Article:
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Original Article

A microcosting analysis of ICU expenditure in the interval between brain death and organ donation

Meghan K Bowtell, Melissa J Ankravs, Timothy Fazio , Jeffrey J Presneill, Christopher MacIsaac, Michelle Spence, Linda Bennet, Mark P Plummer , Yasmine Ali Abdelhamid , Adam M Deane

Crit Care Resusc 2021; 23 (2): 211-214

  • Author Details
  • Competing Interests
    None declared
  • Abstract
    OBJECTIVE: The cost of providing care in an intensive care unit (ICU) after brain death to facilitate organ donation is unknown. The objective of this study was to estimate expenditure for the care delivered in the ICU between the diagnosis of brain death and subsequent organ donation.
    DESIGN: Cohort study of direct and indirect costs using bottom-up and top-down microcosting techniques.
    SETTING: Single adult ICU in Australia.
    PARTICIPANTS: All patients who met criteria for brain death and proceeded to organ donation during a 13-month period between 1 January 2018 and 31 January 2019.
    MAIN OUTCOME MEASURES: A comprehensive cost estimate for care provided in the ICU from determination of brain death to transfer to theatre for organ donation.
    RESULTS: Forty-five patients with brain death became organ donors during the study period. The mean duration of post-death care in the ICU was 37.9 hours (standard deviation [SD], 16.5) at a mean total cost of $7520 (SD, $3136) per donor. ICU staff salaries were the greatest contributor to total costs, accounting for a median proportion of 0.72 of total expenditure (interquartile range, 0.68–0.75).
    CONCLUSIONS: Substantial costs are incurred in ICU for the provision of patient care in the interval between brain death and organ donation.
  • References
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The cost of providing intensive care unit (ICU) care is substantial. 1 Patients who receive ICU care following brain death to facilitate organ donation 2, 3 are not currently funded through activity-based funding for the component of their care post death. 4 Support for organ donation is provided via a separate funding stream but, to our knowledge, this funding is not based on a specific detailed cost analysis. 5 The objective of this study was to quantify the cost of caring for patients in an Australian ICU who have died and are awaiting transfer to the operating room.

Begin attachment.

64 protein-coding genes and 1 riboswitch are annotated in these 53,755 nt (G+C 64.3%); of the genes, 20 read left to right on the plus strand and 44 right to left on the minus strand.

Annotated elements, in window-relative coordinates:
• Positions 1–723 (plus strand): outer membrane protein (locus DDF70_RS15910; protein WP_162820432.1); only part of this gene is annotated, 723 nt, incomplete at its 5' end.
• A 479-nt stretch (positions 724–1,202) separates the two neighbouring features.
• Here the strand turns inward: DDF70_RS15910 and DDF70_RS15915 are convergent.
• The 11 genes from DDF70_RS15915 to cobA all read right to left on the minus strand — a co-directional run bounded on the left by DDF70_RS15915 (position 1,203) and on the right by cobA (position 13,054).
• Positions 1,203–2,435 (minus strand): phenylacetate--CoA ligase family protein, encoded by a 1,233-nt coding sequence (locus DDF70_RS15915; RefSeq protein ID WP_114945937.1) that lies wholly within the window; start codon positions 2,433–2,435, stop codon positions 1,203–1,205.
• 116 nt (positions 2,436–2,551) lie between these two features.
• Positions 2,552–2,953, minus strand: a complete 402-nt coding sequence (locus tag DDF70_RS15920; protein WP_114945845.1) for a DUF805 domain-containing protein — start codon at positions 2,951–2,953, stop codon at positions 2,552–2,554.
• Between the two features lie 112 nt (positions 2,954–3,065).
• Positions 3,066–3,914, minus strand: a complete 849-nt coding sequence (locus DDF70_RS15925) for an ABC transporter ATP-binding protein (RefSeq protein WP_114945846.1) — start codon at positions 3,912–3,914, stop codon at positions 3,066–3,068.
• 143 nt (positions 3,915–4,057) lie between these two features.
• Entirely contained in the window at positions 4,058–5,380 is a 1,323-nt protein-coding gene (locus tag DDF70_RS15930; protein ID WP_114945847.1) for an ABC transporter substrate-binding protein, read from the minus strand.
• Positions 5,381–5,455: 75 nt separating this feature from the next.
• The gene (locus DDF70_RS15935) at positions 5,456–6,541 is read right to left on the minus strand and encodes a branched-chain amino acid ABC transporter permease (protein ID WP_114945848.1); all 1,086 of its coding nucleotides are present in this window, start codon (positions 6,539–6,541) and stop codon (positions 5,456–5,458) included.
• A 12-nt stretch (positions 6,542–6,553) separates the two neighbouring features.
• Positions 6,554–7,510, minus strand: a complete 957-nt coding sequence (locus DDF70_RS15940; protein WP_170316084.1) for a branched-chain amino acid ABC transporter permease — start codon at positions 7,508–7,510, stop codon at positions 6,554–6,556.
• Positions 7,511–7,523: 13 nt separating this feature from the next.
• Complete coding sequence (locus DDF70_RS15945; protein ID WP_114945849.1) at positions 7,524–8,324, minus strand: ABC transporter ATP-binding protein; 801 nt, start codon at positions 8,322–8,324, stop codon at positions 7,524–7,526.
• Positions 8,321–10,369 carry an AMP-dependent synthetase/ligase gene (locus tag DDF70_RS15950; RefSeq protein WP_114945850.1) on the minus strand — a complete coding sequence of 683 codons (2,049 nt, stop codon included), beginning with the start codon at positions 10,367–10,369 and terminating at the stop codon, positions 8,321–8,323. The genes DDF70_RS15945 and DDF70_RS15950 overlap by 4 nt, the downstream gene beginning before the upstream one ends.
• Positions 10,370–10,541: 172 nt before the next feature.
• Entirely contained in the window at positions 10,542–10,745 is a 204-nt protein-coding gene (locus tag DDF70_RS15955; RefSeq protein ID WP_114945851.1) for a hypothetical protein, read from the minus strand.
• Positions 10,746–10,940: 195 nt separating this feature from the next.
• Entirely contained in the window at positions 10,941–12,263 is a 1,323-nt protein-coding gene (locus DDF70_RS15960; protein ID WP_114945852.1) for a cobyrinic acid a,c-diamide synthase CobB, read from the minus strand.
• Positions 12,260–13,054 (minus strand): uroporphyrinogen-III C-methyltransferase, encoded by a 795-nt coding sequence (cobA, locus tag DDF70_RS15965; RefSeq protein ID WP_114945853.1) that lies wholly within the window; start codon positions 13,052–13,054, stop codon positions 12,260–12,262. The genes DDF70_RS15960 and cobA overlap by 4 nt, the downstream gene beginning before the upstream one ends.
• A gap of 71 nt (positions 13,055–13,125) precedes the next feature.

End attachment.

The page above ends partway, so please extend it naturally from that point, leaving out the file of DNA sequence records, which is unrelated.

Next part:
A microcosting analysis was conducted to calculate expenses incurred within a 32-bed adult medical–surgical–trauma ICU when caring for patients with brain death who became organ donors. The Royal Melbourne Hospital Research Ethics Committee approved this study (Study QA No. QA2019024).
All patients diagnosed with brain death who subsequently donated one or more organs between 1 January 2018 and 31 January 2019 were included.
All costs were provided in Australian dollars. The primary outcome was the cost incurred in the ICU from diagnosis of brain death to transfer to the operating theatre. A multivariable linear regression analysis explored potential factors associated with greater or lesser costs.

Costing methodology

The total expenditure attributable to ICU care after brain death was calculated using both direct and indirect costs. 6, 7, 8, 9, 10, 11 Direct costs are those attributable to the care of a specific donor, 12 with indirect costs attributable to ICU-level costs, such as purchase and maintenance of equipment. 12
A microcosting methodology was used with a combination of bottom-up and top-down costing techniques. 9, 13, 14 Microcosting analyses involve enumeration and valuation of all resources accessed in the course of care. 15 Bottom-up costing is performed at the level of the individual patient by recording the cost of each component of care. 12 Top-down techniques assign cost through consideration of total expenditure over a defined period.
Direct costs comprised drugs, imaging, pathology and staff salaries. A bottom-up approach was taken for drugs, fluids and diagnostics, 16, 17 with a top-down methodology for salaries. 9, 14 All salaries were based on standard hourly rates using mid-level classification of staff. Adjustments were made to account for penalties, allowances and on-costs, including superannuation, education, and long service and sabbatical leave.